Veterans who use medical marijuana outed by envelope
'Re:Cannabis for Medical Purposes' visible in mail sent to veterans
Canadian resident Kim Davis said she was surprised when she was sorting through her mail last week and saw in bold letters through an envelope window, "RE: Cannabis for Medical Purposes."
The unopened letter was addressed to her husband, a veteran, who in September started taking edible cannabis to help cope with post-traumatic stress disorder.
Veterans and their families are expressing concern about the letters, which reveal who may be using cannabis to treat health problems, breaching their privacy.
"It has breached privacy on all different levels. If you follow the privacy protection act for health-care professionals, it breaks that," said Davis, who lives in Lawrencetown, N.S.
The letter was signed by Veterans Affairs Canada, but it arrived in a Medavie Blue Cross envelope. Davis said the envelope outed her husband as a medical marijuana user.
There are 3,000 veterans in Canada who use medical marijuana. The letter inside the envelope outlined the stricter limits from Ottawa on medical marijuana for veterans.
Carla Murray, who lives in southeast Saskatchewan, said her husband, who is a veteran, also received the letter. She said he was furious.
"It's no different than them putting on the outside of the envelope that my husband is on OxyContin or that my husband is on a psychotic drug," Murray said.
"They took away the right of the veteran to choose who he does and does not tell what his medication is."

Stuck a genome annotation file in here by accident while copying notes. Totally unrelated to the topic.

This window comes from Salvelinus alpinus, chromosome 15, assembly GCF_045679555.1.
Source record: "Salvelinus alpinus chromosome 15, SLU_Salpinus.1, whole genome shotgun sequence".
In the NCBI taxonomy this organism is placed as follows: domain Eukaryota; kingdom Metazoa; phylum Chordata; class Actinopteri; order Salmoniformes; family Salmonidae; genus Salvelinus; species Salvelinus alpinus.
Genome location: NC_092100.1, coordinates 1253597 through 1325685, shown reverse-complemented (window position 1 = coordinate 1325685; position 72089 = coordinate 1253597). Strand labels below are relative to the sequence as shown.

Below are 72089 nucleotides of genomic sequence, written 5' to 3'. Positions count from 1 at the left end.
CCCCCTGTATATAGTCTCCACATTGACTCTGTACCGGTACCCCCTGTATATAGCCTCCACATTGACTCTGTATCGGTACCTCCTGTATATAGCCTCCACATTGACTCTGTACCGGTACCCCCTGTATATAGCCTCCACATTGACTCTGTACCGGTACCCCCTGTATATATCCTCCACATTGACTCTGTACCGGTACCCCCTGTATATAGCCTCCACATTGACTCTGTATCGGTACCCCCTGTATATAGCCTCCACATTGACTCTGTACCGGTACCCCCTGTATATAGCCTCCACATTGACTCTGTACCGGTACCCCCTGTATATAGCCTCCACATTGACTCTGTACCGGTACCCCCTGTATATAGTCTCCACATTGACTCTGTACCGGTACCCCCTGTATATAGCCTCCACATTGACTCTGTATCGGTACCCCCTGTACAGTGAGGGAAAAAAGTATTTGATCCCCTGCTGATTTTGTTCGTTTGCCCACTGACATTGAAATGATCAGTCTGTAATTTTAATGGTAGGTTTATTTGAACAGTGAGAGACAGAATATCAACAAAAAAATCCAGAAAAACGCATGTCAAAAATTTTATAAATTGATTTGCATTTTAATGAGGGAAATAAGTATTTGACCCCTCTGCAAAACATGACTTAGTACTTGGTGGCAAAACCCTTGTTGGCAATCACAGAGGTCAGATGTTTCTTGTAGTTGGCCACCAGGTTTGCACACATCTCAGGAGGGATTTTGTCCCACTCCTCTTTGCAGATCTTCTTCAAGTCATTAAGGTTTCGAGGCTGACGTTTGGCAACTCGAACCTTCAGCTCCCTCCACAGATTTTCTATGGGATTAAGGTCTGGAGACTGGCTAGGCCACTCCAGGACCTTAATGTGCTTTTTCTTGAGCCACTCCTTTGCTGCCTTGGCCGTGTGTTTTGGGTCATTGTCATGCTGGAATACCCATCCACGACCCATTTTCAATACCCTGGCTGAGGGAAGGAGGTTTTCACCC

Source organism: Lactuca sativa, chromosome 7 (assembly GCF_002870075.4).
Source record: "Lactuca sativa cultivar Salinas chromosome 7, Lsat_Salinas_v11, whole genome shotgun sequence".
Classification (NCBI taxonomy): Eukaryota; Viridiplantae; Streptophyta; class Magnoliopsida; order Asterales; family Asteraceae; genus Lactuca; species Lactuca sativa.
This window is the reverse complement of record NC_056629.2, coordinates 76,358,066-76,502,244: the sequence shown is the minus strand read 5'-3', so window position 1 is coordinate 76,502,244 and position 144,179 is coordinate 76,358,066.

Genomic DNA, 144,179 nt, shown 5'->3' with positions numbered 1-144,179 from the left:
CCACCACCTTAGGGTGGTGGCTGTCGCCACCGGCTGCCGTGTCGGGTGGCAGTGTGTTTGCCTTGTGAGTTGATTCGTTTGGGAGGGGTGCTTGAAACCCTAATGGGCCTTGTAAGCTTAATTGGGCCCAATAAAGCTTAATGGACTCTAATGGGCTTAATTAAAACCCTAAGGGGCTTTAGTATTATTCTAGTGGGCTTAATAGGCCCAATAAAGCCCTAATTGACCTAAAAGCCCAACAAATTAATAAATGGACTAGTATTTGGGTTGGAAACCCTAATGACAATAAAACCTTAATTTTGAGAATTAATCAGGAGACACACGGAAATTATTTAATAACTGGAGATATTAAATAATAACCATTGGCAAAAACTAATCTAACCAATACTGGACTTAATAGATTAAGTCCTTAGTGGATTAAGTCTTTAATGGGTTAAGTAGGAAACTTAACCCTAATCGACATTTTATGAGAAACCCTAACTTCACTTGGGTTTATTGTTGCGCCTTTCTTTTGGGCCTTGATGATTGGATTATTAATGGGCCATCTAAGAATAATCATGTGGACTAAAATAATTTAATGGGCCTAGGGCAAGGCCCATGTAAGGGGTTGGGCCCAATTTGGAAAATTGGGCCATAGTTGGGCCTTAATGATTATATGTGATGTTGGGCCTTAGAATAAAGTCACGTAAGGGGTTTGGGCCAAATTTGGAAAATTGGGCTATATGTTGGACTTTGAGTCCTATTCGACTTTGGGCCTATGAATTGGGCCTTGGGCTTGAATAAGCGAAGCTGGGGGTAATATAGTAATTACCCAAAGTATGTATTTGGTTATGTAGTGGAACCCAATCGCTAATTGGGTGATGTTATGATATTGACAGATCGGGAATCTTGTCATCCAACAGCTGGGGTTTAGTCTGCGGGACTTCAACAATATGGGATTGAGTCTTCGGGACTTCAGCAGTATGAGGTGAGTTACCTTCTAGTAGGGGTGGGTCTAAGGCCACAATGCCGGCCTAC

Murray said she is concerned about the wrong eyes seeing the envelope with their address on it at a time when there have been break-ins in her neighbourhood.
'They've made us a target'
"With the break-ins we've had around here, they're looking for drugs, pharmaceuticals and alcohol. If they know we have government-bought cannabis, how do I know we're secure?...They've made us a target," Murray said.
A similar incident happened in 2013, when Health Canada sent envelopes marked "Marijuana Medical Access Program" to medical marijuana users across the country. That case is still before the courts.
Davis said she blames Veterans Affairs Minister Kent Hehr for the newest incident.
"There was a breach. You have breached confidence and confidentiality and privacy here. What's to review? Is your review going to include hiring security guards to stay at our houses or give us alarm systems in our homes? Probably not," she said.
Situation being reviewed
Murray said the breach makes veterans who are vulnerable even more so.
"It's just a horrible thing to do to somebody whose mental illness has major security issues," Murray said.
Medavie Blue Cross told CBC News in an email Saturday that it is working with Veterans Affairs Canada to review the situation and address concerns.
On Monday, Veterans Affairs Canada sent CBC News an email statement that echoed the same message.
"Veterans Affairs Canada takes the privacy of veterans very seriously and the Department is reviewing this situation with Medavie-Blue Cross to ensure that the personal information of veterans is safeguarded at all times," the statement says.